Image via QueerRussia
Moscow’s cultural committee has taken away funding from Moscow Premiere—an LGBT film festival that was set to take place September 4-7. The reasoning from the committee: Russia’s “difficult economic situation.” Though the anti-gay propaganda laws weren’t cited, the cultural committee seemed to have enough funding to replace Moscow Premiere with the Youth Festival of Life Affirming Films. This would have been the festival’s 13th year.
The only remaining gay and lesbian film festival is the Side by Side International Film Festival that takes place in St. Petersburg.
Image via Twitter.
China, known for its heavy censorship, is about to make history by allowing a gay movie to be shown at theaters across the country. The movie, Seek McCartney, stars singer Han Geng and French-actor Jérémie Elkaïm and follows their very close friendship and potential romance. The film, a collaboration between China and France, took over a year to be approved by Chinese censors.
Director Wang Chao said that it was ‘a small step for the regulator and a big step for filmmakers.’
Pink Dot, Freedom of Love, Singapore. Image via www.facebook.com
Singapore is lifting their longstanding ban on travelers with HIV from entering the country. The Lion City made the decision on April 1, but it was made public on Monday. Persons visiting with HIV, though, will be limited in their stay to three months.
“Given the current context with more than 5,000 Singapore residents living with HIV and the availability of effective treatment for the disease…The policy on the repatriation and permanent blacklisting of HIV positive foreigners was recommended in the late 1980s when the disease was new, fatal and no effective treatment was available,” a health ministry spokesperson said.
The United States ended their ban on HIV positive travelers just in 2010, while 20 others still have a ban.
Categories: hiv, travel Asia, Ban, gay experts, gay rights, gay travel, hiv, HIV Positive, lesbian travel, lion city, singapore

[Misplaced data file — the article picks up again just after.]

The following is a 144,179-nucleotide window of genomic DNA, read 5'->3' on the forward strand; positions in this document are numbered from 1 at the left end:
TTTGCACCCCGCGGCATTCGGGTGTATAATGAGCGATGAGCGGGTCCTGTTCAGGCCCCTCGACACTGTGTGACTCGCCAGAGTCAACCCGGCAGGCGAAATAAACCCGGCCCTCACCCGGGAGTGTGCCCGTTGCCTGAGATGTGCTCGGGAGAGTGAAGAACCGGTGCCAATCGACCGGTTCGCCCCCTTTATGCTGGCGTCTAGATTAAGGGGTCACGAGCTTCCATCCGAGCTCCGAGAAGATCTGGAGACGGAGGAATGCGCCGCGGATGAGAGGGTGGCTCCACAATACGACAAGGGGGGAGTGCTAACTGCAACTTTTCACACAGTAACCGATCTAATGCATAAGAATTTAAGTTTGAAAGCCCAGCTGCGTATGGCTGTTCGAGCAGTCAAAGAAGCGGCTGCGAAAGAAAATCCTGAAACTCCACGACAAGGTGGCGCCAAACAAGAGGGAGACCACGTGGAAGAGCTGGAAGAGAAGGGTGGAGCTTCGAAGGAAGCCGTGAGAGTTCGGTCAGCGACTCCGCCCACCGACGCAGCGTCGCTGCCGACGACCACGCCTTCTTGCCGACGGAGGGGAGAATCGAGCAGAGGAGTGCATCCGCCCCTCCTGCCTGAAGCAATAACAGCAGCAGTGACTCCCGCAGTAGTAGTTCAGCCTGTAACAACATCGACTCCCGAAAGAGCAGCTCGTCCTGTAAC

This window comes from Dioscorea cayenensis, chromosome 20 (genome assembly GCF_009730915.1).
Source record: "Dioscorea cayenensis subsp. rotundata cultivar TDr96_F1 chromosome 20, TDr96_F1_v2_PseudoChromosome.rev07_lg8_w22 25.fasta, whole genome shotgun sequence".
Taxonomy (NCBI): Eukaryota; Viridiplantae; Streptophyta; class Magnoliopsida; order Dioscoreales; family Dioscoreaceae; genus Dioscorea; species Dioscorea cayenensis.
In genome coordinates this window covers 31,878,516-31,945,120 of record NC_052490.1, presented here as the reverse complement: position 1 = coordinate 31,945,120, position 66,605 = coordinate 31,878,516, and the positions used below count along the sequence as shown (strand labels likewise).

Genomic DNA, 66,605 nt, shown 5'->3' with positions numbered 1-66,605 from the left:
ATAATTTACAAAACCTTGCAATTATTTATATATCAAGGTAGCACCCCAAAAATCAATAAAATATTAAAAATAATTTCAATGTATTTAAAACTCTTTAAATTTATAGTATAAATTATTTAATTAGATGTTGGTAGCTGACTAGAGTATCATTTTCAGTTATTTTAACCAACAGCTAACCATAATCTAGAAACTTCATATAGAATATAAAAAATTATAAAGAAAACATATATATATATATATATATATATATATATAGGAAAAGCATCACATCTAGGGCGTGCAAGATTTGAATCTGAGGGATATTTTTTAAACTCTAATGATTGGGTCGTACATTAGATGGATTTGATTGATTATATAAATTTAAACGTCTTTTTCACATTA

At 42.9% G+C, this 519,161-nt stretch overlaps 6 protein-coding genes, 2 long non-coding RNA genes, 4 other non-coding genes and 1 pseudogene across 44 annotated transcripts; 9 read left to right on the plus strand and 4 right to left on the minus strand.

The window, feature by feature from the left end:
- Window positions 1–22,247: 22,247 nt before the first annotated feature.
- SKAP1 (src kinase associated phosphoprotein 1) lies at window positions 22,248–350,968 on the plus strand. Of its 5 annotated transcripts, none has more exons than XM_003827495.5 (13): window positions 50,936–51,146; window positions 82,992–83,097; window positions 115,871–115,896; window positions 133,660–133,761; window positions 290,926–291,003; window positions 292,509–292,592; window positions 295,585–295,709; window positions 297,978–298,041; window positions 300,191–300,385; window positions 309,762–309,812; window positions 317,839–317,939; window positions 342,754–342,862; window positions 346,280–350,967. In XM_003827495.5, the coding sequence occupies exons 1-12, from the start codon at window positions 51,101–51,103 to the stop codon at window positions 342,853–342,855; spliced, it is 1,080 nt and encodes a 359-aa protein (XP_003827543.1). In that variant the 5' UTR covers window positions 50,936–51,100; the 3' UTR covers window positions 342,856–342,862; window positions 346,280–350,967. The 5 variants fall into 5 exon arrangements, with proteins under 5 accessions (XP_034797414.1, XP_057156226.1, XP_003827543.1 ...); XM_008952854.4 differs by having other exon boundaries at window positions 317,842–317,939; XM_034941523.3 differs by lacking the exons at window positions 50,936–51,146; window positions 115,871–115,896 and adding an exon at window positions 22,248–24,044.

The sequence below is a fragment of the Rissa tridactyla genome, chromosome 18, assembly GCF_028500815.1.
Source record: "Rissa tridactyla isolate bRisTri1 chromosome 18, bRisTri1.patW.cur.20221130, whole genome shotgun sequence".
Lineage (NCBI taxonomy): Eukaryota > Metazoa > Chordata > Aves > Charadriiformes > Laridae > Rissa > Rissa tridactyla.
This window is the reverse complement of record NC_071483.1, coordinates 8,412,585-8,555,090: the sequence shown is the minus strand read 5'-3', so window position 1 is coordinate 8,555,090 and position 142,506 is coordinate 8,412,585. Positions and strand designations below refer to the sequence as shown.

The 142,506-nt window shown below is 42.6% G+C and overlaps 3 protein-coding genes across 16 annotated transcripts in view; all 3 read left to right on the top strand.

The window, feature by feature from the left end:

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The ACLU filed two motions with a Kentucky district court to hold Rowan County Clerk Kim Davis accountable for her continuing refusal to issue marriage licenses to couples in the case Miller v. Davis.
The motions ask the court to hold Davis in contempt of court for failing to comply with its previous ruling and to clarify that Davis must issue marriage licenses to everybody, not just the four named couples in the case. The court set a contempt hearing for this Thursday, at which Davis will be required to answer to the judge for her violation of the order and could face steep fines.
“It is unfortunate that we’ve been compelled to take further action today to ensure that the people of Rowan County can obtain the marriage licenses they’re entitled to receive from their County Clerk’s office. The law is clear and the courts have spoken. The duty of public officials is to enforce the law, not place themselves above it,” said Steven R. Shapiro, legal director of the American Civil Liberties Union:
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The UK proves that there is a price to pay for discriminating against the LGBT community. Rapper Tyler the Creator told fans that he had to cancels shows in the UK, because he wasn’t allowed into the country. The 24-year-old liberally used anti-gay lyrics in his 2011 album Goblin, and by liberally we mean he used the word “faggot” a total of 213 times.